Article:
Development of a Bipolar Organic Transistor – ScienceDaily

Professor Carl Liu has been thinking about realizing this component for more than 20 years, and now it has become a reality: his research group at the Institute of Applied Physics at TU Dresden has presented the first highly efficient organic dipole transistor. This opens entirely new horizons for organic electronics – both in data processing and transmission, as well as in applications of medical technology. The results of the research work have now been published in the leading specialized journal temper nature.

The invention of the transistor in 1947 by Shockley, Bardeen and Brattain at Bell Laboratories ushered in the era of microelectronics and revolutionized our lives. First, the so-called bipolar transistors were invented, in which negative and positive charge carriers contribute to the current transfer, and it was only later that unipolar field effect transistors were added. The increased performance due to the scaling of silicon electronics in the nanometer range has greatly accelerated data processing. However, this very stringent technology is less suitable for new types of flexible electronic components, such as rollable television screens or for medical applications on or even inside the body.

For such applications, transistors made of organic materials, i.e. carbon semiconductors, have come into focus in recent years. Organic field-effect transistors were introduced as early as 1986, but their performance still lags far behind that of silicon components.

A research group led by Professor Carl Liu and Dr Hans Kleimann at TU Dresden has succeeded for the first time to demonstrate a highly efficient organic bipolar transistor. The decisive factor in this was the use of fine, highly ordered organic layers. This new technology is several times faster than previous organic transistors, and for the first time the components reached operating frequencies in the gigahertz range, that is, more than a billion switching operations per second. Dr. Shu-Jen Wang, who co-led the project with Dr. Michael Sawatsky, explains: “Achieving the first bipolar organic transistor was a huge challenge, as we had to create very high quality layers and new structures. However, the excellent component standards rewarded these efforts! Professor Carl Liu adds: “We’ve been thinking about this device for 20 years and I’m glad we’ve now been able to prove it with our new high-order layers. The organic bipolar transistor and its possibilities open up completely new horizons for organic electronics, as they make the challenging tasks of data processing It is possible to transfer it. Imaginable future applications are, for example, smart patches with sensors that process sensor data locally and wirelessly and communicate with the outside.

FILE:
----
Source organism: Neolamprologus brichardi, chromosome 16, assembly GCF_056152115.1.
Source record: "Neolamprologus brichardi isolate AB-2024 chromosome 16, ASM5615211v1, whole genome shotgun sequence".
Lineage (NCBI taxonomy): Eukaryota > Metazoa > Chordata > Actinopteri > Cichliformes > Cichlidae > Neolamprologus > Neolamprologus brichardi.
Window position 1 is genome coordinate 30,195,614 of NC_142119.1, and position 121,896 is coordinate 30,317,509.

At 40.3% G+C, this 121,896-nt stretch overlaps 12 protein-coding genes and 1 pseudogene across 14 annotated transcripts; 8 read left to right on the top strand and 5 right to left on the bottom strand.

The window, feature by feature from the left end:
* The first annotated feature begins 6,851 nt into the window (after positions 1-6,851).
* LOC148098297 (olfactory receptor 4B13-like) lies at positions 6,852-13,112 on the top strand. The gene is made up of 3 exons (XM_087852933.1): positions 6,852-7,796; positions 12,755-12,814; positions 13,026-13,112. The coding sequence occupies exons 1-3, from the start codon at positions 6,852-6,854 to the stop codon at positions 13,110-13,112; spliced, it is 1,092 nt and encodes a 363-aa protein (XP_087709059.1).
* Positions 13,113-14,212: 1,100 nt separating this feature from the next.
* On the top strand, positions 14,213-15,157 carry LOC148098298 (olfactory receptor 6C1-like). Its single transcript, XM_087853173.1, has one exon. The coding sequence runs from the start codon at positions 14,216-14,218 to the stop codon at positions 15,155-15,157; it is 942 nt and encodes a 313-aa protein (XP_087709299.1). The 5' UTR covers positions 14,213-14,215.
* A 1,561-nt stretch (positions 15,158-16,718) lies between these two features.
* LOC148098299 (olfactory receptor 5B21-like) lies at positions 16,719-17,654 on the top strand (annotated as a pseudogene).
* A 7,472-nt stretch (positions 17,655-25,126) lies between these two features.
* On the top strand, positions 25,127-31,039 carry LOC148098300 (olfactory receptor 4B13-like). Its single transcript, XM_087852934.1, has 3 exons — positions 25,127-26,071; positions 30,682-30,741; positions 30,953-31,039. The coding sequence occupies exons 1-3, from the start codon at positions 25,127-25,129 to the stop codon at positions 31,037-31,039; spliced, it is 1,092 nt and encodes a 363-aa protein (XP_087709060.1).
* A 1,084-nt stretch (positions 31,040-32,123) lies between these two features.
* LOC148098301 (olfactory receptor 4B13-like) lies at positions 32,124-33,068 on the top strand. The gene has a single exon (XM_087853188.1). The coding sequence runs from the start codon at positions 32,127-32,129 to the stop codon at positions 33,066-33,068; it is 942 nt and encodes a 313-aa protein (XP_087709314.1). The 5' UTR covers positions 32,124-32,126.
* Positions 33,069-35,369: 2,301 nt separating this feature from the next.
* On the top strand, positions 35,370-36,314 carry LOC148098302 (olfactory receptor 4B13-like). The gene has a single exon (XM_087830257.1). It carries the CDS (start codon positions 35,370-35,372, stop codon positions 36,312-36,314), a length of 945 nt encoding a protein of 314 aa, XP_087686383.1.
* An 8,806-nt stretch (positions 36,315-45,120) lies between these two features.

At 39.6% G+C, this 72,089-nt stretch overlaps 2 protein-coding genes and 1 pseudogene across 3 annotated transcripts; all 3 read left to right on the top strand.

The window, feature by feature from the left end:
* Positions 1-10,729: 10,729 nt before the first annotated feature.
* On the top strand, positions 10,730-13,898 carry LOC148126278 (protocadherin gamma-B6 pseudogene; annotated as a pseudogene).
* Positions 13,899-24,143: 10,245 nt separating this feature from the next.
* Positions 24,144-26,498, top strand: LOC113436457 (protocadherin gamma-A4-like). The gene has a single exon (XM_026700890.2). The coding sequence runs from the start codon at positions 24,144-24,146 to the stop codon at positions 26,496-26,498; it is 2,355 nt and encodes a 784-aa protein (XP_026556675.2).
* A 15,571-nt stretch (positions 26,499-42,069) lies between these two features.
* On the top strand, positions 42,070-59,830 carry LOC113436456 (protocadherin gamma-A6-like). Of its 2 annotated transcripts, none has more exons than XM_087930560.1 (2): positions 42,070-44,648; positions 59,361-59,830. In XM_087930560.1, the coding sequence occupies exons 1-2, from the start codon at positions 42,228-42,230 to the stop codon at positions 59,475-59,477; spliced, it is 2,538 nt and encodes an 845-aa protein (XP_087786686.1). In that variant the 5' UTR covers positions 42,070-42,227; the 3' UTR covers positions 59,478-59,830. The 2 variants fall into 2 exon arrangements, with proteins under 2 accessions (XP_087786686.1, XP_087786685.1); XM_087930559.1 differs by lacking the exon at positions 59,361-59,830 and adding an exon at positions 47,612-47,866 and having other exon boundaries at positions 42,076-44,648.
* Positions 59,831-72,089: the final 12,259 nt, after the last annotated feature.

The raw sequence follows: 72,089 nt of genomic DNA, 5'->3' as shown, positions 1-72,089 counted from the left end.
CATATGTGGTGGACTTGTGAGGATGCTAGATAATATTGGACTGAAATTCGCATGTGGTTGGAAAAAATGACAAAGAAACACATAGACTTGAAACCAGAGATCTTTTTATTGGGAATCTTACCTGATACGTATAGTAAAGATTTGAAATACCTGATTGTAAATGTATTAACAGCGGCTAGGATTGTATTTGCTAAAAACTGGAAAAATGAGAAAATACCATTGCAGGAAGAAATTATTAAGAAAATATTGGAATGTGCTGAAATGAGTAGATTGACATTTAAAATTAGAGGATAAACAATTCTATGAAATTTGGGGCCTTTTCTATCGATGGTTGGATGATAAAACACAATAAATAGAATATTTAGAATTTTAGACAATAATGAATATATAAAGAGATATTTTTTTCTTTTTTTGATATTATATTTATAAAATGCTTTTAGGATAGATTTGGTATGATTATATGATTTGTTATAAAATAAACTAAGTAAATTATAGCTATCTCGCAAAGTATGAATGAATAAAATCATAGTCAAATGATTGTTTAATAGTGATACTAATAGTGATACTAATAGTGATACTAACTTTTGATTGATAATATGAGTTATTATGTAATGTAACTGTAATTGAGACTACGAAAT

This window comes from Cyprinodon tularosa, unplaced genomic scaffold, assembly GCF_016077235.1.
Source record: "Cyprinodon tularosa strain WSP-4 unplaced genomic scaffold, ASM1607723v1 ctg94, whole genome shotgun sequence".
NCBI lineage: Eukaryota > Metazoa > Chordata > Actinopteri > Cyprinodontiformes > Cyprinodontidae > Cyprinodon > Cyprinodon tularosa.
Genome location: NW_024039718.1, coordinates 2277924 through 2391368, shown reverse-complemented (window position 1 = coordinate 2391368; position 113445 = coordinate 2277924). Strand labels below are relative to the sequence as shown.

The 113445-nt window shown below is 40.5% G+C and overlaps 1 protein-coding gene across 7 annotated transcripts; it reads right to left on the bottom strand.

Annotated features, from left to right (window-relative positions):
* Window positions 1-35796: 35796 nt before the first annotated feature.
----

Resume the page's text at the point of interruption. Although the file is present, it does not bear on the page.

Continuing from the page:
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Material provided by Technical University of Dresden. Note: Content can be modified according to style and length.

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